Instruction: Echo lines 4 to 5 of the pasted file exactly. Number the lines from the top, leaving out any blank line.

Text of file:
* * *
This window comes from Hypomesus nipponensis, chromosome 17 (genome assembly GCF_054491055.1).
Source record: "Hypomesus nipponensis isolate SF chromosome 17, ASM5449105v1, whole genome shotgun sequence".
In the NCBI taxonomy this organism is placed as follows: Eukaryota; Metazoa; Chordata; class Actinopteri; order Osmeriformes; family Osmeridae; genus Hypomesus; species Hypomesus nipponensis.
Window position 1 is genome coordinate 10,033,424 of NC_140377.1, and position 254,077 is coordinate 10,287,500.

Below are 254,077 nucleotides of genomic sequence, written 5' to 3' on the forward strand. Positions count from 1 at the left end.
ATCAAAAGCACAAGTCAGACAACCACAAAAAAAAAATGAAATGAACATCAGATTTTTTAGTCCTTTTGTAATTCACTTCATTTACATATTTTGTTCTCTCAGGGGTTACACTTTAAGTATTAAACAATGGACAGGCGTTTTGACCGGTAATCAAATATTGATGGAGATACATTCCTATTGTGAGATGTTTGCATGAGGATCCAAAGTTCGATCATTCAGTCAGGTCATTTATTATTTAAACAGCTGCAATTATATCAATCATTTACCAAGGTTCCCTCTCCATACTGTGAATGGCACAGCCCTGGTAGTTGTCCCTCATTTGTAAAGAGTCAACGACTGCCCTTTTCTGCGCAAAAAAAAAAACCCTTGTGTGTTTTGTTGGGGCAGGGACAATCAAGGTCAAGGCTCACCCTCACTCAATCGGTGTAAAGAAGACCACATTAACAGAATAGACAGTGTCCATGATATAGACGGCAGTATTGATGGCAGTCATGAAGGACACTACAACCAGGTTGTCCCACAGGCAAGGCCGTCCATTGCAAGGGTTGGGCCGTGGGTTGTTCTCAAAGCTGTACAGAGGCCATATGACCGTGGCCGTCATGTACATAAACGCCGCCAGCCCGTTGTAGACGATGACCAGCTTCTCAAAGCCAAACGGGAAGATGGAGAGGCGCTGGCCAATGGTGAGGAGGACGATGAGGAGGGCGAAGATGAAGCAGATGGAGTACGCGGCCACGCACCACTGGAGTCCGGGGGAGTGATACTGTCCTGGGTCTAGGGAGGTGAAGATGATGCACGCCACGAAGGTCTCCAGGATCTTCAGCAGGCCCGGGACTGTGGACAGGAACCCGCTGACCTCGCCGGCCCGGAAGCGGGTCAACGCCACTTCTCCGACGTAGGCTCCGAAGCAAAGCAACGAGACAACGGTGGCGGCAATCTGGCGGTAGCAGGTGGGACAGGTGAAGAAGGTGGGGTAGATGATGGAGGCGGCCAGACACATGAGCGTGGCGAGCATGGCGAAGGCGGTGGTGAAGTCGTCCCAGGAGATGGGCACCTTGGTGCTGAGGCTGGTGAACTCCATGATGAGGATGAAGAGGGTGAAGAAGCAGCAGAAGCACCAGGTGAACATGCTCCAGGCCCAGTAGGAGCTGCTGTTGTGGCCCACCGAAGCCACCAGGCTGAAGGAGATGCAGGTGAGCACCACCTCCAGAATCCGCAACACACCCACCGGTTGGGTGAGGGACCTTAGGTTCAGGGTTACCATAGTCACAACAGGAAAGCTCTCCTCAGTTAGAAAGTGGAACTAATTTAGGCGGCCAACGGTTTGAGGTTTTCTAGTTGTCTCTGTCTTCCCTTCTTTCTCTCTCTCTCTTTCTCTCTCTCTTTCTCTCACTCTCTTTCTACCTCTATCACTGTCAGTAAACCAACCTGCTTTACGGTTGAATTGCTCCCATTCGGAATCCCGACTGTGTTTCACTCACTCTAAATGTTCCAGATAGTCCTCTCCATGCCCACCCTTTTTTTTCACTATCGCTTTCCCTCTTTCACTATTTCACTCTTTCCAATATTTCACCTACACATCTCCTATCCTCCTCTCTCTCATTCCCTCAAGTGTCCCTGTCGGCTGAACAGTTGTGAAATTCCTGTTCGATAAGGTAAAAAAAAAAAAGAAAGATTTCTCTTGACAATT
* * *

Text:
Window position 1 is genome coordinate 10,033,424 of NC_140377.1, and position 254,077 is coordinate 10,287,500.

Below are 254,077 nucleotides of genomic sequence, written 5' to 3' on the forward strand. Positions count from 1 at the left end.